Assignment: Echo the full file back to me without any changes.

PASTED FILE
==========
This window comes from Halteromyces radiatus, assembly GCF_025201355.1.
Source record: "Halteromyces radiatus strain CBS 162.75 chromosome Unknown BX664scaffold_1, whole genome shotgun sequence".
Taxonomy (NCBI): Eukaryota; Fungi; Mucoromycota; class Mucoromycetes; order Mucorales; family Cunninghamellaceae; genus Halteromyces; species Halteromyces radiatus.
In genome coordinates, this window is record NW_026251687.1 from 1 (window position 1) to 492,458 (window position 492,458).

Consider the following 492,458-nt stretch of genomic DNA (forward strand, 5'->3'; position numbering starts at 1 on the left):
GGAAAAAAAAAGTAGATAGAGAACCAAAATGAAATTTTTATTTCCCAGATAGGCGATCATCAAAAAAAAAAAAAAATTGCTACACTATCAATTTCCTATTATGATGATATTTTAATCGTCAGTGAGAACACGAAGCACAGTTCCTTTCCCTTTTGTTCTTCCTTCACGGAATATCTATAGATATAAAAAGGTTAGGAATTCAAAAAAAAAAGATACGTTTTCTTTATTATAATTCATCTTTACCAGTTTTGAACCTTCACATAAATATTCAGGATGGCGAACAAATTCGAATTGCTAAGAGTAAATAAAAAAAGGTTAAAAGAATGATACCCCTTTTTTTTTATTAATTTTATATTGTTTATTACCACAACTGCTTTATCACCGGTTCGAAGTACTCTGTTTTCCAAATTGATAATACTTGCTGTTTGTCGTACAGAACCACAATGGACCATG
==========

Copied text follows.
This window comes from Halteromyces radiatus, assembly GCF_025201355.1.
Source record: "Halteromyces radiatus strain CBS 162.75 chromosome Unknown BX664scaffold_1, whole genome shotgun sequence".
Taxonomy (NCBI): Eukaryota; Fungi; Mucoromycota; class Mucoromycetes; order Mucorales; family Cunninghamellaceae; genus Halteromyces; species Halteromyces radiatus.
In genome coordinates, this window is record NW_026251687.1 from 1 (window position 1) to 492,458 (window position 492,458).

Consider the following 492,458-nt stretch of genomic DNA (forward strand, 5'->3'; position numbering starts at 1 on the left):
GGAAAAAAAAAGTAGATAGAGAACCAAAATGAAATTTTTATTTCCCAGATAGGCGATCATCAAAAAAAAAAAAAAATTGCTACACTATCAATTTCCTATTATGATGATATTTTAATCGTCAGTGAGAACACGAAGCACAGTTCCTTTCCCTTTTGTTCTTCCTTCACGGAATATCTATAGATATAAAAAGGTTAGGAATTCAAAAAAAAAAGATACGTTTTCTTTATTATAATTCATCTTTACCAGTTTTGAACCTTCACATAAATATTCAGGATGGCGAACAAATTCGAATTGCTAAGAGTAAATAAAAAAAGGTTAAAAGAATGATACCCCTTTTTTTTTATTAATTTTATATTGTTTATTACCACAACTGCTTTATCACCGGTTCGAAGTACTCTGTTTTCCAAATTGATAATACTTGCTGTTTGTCGTACAGAACCACAATGGACCATG